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US gives Shell the final approval it needs to drill for oil in the Arctic

The US Arctic waters contain about 26 billion barrels of recoverable oil

Bruno Vincent/Getty Images

The US government has given Royal Dutch Shell the final approval it needs to drill for oil below the Arctic Ocean floor, off Alaska's northwest coast. Shell plans to drill two exploration wells before late September, when the open-water season ends.

US officials approved the permit after Shell bought technology that should help avoid well blowouts. Shell had previously only been allowed to drill the top sections of the two wells located in the Chukchi Sea because an important piece of equipment — called the "capping stack" — needed to be repaired in Portland, Oregon, reports the Associated Press. Now that the icebreaker carrying the equipment has made it to Alaska, Shell is free to drill at about 8,000 feet below the ocean floor for the first time in over 20 years.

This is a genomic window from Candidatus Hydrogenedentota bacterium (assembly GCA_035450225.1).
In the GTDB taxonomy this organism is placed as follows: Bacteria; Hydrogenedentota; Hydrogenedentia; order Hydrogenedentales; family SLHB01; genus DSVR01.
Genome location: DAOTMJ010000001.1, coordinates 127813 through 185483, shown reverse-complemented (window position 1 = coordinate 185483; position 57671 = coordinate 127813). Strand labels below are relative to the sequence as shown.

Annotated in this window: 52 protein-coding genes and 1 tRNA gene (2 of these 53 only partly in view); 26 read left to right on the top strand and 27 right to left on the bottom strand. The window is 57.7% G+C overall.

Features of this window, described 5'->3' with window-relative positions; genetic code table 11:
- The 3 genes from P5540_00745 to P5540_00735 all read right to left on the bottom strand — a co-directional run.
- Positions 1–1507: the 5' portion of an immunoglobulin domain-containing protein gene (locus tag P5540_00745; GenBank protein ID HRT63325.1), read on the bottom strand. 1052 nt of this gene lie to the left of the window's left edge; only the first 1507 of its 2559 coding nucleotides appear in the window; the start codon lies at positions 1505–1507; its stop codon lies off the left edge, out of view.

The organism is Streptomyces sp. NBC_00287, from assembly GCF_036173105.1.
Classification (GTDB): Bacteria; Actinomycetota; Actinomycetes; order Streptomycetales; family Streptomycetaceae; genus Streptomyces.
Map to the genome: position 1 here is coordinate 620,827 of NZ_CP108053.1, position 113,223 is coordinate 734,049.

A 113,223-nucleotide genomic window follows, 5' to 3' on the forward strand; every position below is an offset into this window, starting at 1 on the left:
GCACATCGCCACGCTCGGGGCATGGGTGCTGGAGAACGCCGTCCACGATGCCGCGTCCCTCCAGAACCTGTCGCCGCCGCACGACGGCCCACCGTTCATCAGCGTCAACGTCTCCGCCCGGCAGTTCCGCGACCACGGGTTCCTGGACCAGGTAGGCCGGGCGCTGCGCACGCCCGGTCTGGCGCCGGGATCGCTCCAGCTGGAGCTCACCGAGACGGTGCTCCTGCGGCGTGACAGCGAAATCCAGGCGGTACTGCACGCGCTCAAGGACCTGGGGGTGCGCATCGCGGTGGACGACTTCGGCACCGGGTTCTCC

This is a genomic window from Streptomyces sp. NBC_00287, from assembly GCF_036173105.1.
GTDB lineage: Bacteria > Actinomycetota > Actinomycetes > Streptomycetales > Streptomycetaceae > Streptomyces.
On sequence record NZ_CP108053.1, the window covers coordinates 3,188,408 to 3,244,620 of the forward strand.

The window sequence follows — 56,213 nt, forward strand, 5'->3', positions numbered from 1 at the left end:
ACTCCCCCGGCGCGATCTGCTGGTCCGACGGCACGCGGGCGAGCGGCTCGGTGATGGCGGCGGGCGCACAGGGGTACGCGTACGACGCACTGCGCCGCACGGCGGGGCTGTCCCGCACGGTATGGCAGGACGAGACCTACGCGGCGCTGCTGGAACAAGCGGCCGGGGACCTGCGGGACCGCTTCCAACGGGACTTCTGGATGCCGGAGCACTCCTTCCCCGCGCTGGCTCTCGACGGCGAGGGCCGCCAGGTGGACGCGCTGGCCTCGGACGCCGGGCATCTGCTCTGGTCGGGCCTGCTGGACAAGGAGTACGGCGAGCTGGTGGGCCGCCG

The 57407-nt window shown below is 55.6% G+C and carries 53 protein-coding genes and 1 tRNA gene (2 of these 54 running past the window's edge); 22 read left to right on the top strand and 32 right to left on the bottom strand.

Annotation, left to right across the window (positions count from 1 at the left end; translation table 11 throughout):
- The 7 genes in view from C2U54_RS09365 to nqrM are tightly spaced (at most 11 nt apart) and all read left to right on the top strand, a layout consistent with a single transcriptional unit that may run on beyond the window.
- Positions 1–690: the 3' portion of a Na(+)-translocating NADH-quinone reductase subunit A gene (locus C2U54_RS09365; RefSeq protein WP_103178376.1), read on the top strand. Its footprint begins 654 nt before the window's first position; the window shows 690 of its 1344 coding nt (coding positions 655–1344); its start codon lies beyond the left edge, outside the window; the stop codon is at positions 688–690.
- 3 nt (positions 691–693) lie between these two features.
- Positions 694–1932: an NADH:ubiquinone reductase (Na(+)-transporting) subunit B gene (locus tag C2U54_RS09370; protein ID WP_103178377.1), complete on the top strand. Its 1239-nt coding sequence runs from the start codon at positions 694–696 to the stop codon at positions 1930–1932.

"We will continue to monitor their work around the clock to ensure the utmost safety and environmental stewardship," Brian Salerno, Director of the US Bureau of Safety and Environmental Enforcement, said in a statement.

"We will continue to monitor their work around the clock."

The oil giant has faced a lot of opposition from environmental activists over its activities in the Arctic. Last month, Greenpeace activists tried to stop Shell's vessel from leaving Portland by dangling themselves from a bridge, blocking the icebreaker's path. They managed to stall the vessel for a while, but the ship made it through after law-enforcement officials removed three of the 13 activists dangling from the bridge.

Shell has already spent over $7 billion on exploration in the Chukchi Sea and in the Beaufort Sea, off Alaska's north coast. The US Arctic waters contain about 26 billion barrels of recoverable oil, according to the US Geological Survey.